The Supreme Court is probably about to hand congressional Republicans a once-in-a-lifetime chance to eradicate the Obamacare contagion from the body politic, but the GOP has been typically timorous concerning whether to take advantage of this opportunity. A refreshing exception to this poltroonery has been Tom Price, chairman of the House Budget Committee. Price, who practiced medicine in Atlanta for twenty years before coming to Congress, has not only introduced an eminently viable replacement for the imploding health care “reform” law, but has also said he won’t support proposed legislation that would temporarily extend Obamacare subsidies that SCOTUS deems illegal.
The subsidies in question are those which have been challenged in King v. Burwell, upon which the Court is expected to rule in late June. The Democrats and their allies in the establishment media have waged a vigorous propaganda campaign designed to convince Republicans that a ruling in favor of the plaintiffs, which would halt Obamacare subsidies in 37 states, will put them in dire political jeopardy. Former House Speaker Nancy Pelosi, for example, predicts that Republicans will “rue the day” the Court invalidates the tax subsidies. Outlets like Politico have produced innumerable stories with portentous headlines such as “Supreme Court Obamacare case poses political peril for GOP.”
A number of GOP “leaders” have bought this balderdash. Senator Ron Johnson, for example, has introduced legislation to perpetuate the controversial Obamacare subsidies through 2017. Price has more intestinal fortitude. When questioned about his view of that option late last week, he replied thus: “I don’t think that I would be supportive of continuing the subsidies beyond what the Court would allow.” Oddly enough, this puts him on the same page as the Republican base. As Greg Sargent reports, “A new poll finds that a solid majority of GOP respondents want the Court to nix subsidies… an even larger majority of Republicans want Congress not to update the law if the Court rules that way.”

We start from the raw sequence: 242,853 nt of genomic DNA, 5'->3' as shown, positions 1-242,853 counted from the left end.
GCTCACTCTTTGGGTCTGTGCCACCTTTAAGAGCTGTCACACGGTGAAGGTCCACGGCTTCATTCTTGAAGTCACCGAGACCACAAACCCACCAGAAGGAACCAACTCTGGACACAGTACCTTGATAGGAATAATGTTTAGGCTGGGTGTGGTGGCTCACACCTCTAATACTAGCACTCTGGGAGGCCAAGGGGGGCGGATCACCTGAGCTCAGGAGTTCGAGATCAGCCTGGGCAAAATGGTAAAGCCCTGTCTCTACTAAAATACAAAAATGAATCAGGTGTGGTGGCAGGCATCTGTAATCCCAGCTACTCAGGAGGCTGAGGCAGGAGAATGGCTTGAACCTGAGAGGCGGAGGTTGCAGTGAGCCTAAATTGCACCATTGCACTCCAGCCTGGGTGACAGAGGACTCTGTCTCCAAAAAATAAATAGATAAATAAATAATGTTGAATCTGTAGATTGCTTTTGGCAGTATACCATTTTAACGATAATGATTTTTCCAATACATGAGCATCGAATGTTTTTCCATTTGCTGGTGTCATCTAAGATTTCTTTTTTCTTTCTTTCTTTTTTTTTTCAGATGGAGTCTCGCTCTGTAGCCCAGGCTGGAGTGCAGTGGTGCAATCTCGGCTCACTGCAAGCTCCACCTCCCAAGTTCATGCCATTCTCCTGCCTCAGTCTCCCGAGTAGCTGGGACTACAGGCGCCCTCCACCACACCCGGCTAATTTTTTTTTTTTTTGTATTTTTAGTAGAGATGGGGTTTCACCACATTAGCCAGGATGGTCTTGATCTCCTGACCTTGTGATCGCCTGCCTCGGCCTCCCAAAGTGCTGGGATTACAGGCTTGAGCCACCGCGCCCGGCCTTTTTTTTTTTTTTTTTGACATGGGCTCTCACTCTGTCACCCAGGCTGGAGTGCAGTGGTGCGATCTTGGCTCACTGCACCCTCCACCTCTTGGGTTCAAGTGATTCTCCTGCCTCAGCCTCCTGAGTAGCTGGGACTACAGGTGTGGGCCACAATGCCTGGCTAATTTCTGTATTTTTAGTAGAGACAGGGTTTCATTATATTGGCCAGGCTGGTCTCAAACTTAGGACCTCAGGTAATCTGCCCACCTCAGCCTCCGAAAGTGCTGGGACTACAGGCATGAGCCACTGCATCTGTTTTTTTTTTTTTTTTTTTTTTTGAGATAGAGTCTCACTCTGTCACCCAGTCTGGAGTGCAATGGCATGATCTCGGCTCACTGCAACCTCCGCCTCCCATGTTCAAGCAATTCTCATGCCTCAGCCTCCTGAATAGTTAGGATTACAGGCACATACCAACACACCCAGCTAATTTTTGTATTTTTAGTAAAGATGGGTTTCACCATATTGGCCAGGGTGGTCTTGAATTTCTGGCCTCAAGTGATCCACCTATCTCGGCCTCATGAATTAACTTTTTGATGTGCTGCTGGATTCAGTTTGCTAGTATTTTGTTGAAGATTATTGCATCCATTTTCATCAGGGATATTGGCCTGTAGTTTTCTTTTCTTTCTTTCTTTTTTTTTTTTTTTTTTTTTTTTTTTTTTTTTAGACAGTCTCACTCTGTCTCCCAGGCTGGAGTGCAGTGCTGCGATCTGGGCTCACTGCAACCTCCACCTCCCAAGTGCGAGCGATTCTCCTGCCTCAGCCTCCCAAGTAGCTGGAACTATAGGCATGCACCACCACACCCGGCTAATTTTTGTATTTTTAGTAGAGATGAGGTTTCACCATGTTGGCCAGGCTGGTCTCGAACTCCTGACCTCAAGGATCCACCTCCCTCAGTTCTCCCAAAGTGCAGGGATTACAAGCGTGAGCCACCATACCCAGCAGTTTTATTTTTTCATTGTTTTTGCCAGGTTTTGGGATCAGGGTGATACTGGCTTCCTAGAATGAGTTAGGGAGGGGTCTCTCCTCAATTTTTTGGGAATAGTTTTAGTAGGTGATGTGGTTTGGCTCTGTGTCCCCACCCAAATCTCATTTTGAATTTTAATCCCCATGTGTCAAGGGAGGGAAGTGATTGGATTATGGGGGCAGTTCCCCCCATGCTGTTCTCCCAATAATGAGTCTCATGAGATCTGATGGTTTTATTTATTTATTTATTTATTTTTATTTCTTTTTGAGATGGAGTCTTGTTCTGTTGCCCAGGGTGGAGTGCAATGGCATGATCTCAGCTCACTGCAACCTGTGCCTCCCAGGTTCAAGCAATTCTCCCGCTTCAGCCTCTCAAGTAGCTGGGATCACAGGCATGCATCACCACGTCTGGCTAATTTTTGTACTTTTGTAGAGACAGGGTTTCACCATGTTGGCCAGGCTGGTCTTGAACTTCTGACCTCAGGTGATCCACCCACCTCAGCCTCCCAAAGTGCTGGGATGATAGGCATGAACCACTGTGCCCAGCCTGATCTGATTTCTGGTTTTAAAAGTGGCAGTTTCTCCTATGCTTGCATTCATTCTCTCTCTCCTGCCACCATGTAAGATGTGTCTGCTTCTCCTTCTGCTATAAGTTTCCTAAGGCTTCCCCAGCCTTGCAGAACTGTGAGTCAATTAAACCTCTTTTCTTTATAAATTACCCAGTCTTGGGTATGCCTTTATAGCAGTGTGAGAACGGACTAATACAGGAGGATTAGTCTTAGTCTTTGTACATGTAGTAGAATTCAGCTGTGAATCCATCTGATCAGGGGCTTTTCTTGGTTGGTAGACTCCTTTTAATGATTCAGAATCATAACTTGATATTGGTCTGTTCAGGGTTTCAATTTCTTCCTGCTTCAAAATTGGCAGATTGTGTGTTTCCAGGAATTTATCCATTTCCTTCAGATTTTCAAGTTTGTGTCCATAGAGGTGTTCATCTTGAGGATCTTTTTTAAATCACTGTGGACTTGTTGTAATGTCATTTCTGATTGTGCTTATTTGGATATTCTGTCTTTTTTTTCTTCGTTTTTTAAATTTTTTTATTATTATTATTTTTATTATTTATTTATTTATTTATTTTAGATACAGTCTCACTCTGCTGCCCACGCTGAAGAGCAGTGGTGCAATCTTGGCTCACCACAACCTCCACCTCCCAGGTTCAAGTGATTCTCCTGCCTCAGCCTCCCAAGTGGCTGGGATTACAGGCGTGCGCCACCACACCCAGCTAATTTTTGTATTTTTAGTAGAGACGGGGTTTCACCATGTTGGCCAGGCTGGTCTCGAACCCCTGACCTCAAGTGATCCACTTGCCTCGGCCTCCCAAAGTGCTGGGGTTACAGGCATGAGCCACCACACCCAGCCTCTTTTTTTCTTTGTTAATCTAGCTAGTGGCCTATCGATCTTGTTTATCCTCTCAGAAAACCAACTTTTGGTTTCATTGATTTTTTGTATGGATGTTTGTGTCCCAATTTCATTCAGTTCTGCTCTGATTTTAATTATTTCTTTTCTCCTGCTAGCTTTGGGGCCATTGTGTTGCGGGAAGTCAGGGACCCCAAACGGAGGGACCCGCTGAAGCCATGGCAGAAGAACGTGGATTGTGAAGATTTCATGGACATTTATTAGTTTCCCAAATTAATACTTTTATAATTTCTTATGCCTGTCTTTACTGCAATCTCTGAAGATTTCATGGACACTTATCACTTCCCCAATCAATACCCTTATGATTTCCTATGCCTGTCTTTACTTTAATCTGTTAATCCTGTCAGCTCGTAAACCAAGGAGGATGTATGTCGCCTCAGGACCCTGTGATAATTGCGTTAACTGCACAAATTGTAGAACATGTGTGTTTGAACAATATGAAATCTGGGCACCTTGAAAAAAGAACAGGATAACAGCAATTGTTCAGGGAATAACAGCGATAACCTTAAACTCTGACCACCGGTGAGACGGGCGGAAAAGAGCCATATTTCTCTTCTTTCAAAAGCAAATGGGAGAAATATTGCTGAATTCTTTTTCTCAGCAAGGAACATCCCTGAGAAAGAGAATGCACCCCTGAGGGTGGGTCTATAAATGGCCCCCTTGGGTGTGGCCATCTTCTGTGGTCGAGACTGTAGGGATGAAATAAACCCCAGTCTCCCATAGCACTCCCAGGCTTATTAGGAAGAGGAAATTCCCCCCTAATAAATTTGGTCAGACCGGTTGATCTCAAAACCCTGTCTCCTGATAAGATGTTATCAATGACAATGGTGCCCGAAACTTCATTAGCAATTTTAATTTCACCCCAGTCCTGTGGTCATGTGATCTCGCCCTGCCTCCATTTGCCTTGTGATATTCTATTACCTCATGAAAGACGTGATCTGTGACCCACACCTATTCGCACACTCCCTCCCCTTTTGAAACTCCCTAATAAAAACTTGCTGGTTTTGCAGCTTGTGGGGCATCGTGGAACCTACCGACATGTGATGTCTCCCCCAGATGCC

If the Supreme Court rules that the IRS can’t funnel subsidies through federal exchanges, Price wants to pull the plug on Obamacare and replace it with his own alternative, the Empowering Patients First Act. Price’s plan would, of course, repeal Obamacare with all its counterproductive and oppressive provisions: The egregious individual and employer mandates would go away. The cruelly deceptive Medicaid expansion would be eliminated. The “minimum essential benefits” provision that has been so instrumental in driving up health insurance premiums would be dumped. The outrageous contraception mandate would be discarded along with federal funding for abortions. Ad infinitum.
Unlike the “Affordable Care Act,” the Empowering Patients First Act would bring with it a variety of genuine reforms that will accomplish what the public always wanted most from reform—lower costs. Among these is the creation of an interstate market for health insurance. Price’s plan will allow consumers to shop across state lines for health insurance, which will increase competition among insurers and reduce premiums. It will also institute reforms designed to discourage lawsuit abuse. This will reduce the huge number of unnecessary and expensive tests ordered by physicians trying to avoid the depredations of ambulance chasers like former Democrat Senator John Edwards.
One of the most innovative features of Price’s plan involves the way it replaces Obamacare’s Byzantine subsidy system. Instead of subsidies based on income, his plan would provide tax credits based on age. The idea of basing such credits on age rather than income originated with the 2017 Project, which hoped to “revitalize an individual market that the federal government has broken.” The plan offers refundable, age adjusted tax credits as follows: $1,200 for those between 18 and 35 years of age, $2,100 for those between 35 and 50, $3,000 for those over 50, and $900 per child. These tax credits would be available only to those who purchase health insurance through the individual market.
There is obviously a good deal more to the Empowering Patients First Act than can be covered in this space. The full 242 page bill can be found here. And, for those with actual lives, an 11-page overview can be found here. Suffice it to say that it is, by any rational measure, superior to Obamacare. But the most daunting challenges facing Dr. Price’s replacement legislation have very little to do with its substance. The two problems Price will have to overcome, even if the Supreme Court declares the controversial subsidies illegal, will be an intransigent White House and a GOP Congress too timid to pass this obviously viable replacement and dare the President to veto the bill while Obamacare collapses.
The President, his congressional accomplices, and their media allies believe the voters are idiots. And, if SCOTUS rules against the Obama administration in King v. Burwell, they will tell the public that everything can be tidied up with a one-sentence amendment. But the voters have never liked Obamacare, they know there is more wrong with it than some arcane textual glitch, and they know who shoved it down their throats. They won’t blame the GOP or the Court for the collapse of “reform” in three-dozen states. They’ll blame the people who wrote the unworkable law and bungled its implementation. But the GOP has to show some fight, and trust the voters who put them back in power to do this job.
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